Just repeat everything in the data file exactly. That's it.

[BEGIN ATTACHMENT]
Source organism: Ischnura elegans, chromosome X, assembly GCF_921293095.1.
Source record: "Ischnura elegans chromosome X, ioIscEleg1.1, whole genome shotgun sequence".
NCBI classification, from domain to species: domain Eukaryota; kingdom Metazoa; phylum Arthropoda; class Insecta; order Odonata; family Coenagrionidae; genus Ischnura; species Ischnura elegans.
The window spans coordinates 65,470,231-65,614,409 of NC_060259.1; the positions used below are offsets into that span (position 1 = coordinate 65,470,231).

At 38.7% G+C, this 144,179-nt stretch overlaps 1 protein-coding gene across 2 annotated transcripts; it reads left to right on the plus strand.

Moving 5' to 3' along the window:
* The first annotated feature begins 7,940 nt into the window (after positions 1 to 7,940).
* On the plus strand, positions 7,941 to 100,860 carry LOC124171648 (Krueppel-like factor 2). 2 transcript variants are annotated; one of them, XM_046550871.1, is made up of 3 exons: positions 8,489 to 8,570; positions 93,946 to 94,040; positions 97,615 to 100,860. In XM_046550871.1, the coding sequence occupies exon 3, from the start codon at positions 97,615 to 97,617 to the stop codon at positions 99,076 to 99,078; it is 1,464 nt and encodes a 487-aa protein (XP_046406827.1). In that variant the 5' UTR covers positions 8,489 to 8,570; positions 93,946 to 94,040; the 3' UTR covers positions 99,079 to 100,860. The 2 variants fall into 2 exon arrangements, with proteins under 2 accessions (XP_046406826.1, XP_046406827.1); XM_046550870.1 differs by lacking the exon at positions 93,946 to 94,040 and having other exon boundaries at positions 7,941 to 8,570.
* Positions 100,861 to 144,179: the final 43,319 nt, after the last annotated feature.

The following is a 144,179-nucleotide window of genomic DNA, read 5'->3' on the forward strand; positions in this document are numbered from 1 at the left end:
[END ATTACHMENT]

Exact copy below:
Source organism: Ischnura elegans, chromosome X, assembly GCF_921293095.1.
Source record: "Ischnura elegans chromosome X, ioIscEleg1.1, whole genome shotgun sequence".
NCBI classification, from domain to species: domain Eukaryota; kingdom Metazoa; phylum Arthropoda; class Insecta; order Odonata; family Coenagrionidae; genus Ischnura; species Ischnura elegans.
The window spans coordinates 65,470,231-65,614,409 of NC_060259.1; the positions used below are offsets into that span (position 1 = coordinate 65,470,231).

At 38.7% G+C, this 144,179-nt stretch overlaps 1 protein-coding gene across 2 annotated transcripts; it reads left to right on the plus strand.

Moving 5' to 3' along the window:
* The first annotated feature begins 7,940 nt into the window (after positions 1 to 7,940).
* On the plus strand, positions 7,941 to 100,860 carry LOC124171648 (Krueppel-like factor 2). 2 transcript variants are annotated; one of them, XM_046550871.1, is made up of 3 exons: positions 8,489 to 8,570; positions 93,946 to 94,040; positions 97,615 to 100,860. In XM_046550871.1, the coding sequence occupies exon 3, from the start codon at positions 97,615 to 97,617 to the stop codon at positions 99,076 to 99,078; it is 1,464 nt and encodes a 487-aa protein (XP_046406827.1). In that variant the 5' UTR covers positions 8,489 to 8,570; positions 93,946 to 94,040; the 3' UTR covers positions 99,079 to 100,860. The 2 variants fall into 2 exon arrangements, with proteins under 2 accessions (XP_046406826.1, XP_046406827.1); XM_046550870.1 differs by lacking the exon at positions 93,946 to 94,040 and having other exon boundaries at positions 7,941 to 8,570.
* Positions 100,861 to 144,179: the final 43,319 nt, after the last annotated feature.

The following is a 144,179-nucleotide window of genomic DNA, read 5'->3' on the forward strand; positions in this document are numbered from 1 at the left end: